For San Diego’s Hometown VCs, It’s Déjà vu All Over Again
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realize the increased valuation of healthy companies in their portfolios while continuing to support others. At the same time, the financial crisis and the plunge in financial markets have made college endowment funds and other institutional investors in VC funds “more circumspect about which asset class they put their money in.”
Last year, 214 venture capital funds throughout the country raised almost $28.3 billion from their institutional investors, according to the Virginia-based National Venture Capital Association. But Kibble expects VC fund-raising will only amount to about $15 billion this year. “In general, people think the industry should be smaller—as long as it’s not them,” Kibble says.
After moving to San Diego in 1996, Kibble and Ryan raised $63 million for Mission Ventures’ first fund and focused their VC investments primarily in early stage companies in IT infrastructure, communications, enterprise applications, and technology-driven services. (MVI showed “good” returns, Kibble says). The firm raised $225 million for its second fund, which, Kibble says, “like most 2000 funds is still underwater.”
Mission raised $210 million for its third fund, which closed in 2005, and is still considering investing in several more deals. It is among just seven San Diego-based venture firms that have raised a fund since 2005—a key indicator of firms that are still actively investing. “We’re still making new investments, but I must say the bar is pretty high,” Kibble says. “And I don’t want to get into any capital intensive investments because you don’t know how much in the way of reserves you need to have.”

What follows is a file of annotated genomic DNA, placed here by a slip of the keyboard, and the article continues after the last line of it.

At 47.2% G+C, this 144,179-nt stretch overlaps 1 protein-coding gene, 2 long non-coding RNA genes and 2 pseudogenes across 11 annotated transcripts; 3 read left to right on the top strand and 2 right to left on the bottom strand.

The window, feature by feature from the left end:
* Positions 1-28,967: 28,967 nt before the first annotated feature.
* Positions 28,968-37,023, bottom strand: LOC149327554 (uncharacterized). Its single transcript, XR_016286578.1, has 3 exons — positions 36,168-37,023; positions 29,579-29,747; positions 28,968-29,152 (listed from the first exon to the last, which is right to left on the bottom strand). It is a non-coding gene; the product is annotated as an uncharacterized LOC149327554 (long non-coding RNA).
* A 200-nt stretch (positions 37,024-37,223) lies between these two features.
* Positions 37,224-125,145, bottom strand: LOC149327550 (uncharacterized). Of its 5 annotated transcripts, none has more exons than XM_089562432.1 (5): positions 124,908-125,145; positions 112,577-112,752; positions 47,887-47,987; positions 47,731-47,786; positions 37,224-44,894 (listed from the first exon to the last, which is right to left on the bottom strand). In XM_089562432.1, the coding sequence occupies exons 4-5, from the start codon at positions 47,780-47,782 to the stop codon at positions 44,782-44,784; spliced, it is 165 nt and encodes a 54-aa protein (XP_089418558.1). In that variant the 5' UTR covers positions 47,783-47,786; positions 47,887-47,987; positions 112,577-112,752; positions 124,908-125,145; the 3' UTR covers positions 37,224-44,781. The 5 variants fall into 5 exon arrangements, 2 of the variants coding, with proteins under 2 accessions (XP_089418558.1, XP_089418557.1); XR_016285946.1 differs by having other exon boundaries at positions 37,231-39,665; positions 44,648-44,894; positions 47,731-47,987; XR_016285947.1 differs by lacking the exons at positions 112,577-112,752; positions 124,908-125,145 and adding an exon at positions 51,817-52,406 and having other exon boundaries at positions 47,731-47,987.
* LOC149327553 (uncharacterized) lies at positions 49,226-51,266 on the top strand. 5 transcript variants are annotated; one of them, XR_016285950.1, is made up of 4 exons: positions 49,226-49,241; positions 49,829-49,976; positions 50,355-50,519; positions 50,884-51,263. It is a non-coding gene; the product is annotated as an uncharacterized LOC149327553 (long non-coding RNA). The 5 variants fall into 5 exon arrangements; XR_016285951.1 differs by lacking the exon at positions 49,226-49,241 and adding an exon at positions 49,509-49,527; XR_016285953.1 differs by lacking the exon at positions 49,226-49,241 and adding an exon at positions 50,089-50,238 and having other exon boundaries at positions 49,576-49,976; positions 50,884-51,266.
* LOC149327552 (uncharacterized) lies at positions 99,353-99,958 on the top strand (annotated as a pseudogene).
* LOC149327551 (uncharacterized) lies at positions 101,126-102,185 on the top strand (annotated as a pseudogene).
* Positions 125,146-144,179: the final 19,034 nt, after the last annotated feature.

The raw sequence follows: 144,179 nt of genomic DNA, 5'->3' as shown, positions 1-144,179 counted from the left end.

Forming syndicates with out-of-town VCs also is harder, Kibble says, because “the Bay Area firms want to keep their powder dry for their own portfolio companies.” Which, by the way, sounds like another reason to encourage the formation of more San Diego-based venture firms.
A few leaders in San Diego’s innovation community seem to be tuning into the situation, including Peter Shaw, current president of the San Diego Venture Group, and lawyer Jeremy Glaser, whose practice at the Mintz Levin law firm focuses on emerging growth companies and the investors that fund them. But there’s been no apparent effort to organize a response, or even determine the dimensions of the ebb tide in San Diego’s VC community. So it’s still unclear if San Diego’s technology sector has absorbed the lessons learned 15 years ago or identified the key challenges to rebuilding its base of venture capital.
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